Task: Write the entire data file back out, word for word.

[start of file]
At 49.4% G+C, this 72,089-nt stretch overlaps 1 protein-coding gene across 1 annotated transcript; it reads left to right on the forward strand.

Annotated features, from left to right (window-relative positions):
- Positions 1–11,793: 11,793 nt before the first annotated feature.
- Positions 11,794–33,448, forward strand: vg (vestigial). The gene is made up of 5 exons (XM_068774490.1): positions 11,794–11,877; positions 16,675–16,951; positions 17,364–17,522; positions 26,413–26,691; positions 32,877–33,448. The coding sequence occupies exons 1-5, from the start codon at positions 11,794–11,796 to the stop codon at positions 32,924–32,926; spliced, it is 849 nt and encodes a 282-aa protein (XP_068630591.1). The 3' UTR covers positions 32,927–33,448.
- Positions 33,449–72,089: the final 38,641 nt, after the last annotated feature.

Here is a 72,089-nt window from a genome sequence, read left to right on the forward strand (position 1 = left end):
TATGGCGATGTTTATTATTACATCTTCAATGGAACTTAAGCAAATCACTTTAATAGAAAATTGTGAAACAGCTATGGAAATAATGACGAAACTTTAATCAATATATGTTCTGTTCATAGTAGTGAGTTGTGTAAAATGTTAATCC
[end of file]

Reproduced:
At 49.4% G+C, this 72,089-nt stretch overlaps 1 protein-coding gene across 1 annotated transcript; it reads left to right on the forward strand.

Annotated features, from left to right (window-relative positions):
- Positions 1–11,793: 11,793 nt before the first annotated feature.
- Positions 11,794–33,448, forward strand: vg (vestigial). The gene is made up of 5 exons (XM_068774490.1): positions 11,794–11,877; positions 16,675–16,951; positions 17,364–17,522; positions 26,413–26,691; positions 32,877–33,448. The coding sequence occupies exons 1-5, from the start codon at positions 11,794–11,796 to the stop codon at positions 32,924–32,926; spliced, it is 849 nt and encodes a 282-aa protein (XP_068630591.1). The 3' UTR covers positions 32,927–33,448.
- Positions 33,449–72,089: the final 38,641 nt, after the last annotated feature.

Here is a 72,089-nt window from a genome sequence, read left to right on the forward strand (position 1 = left end):
TATGGCGATGTTTATTATTACATCTTCAATGGAACTTAAGCAAATCACTTTAATAGAAAATTGTGAAACAGCTATGGAAATAATGACGAAACTTTAATCAATATATGTTCTGTTCATAGTAGTGAGTTGTGTAAAATGTTAATCC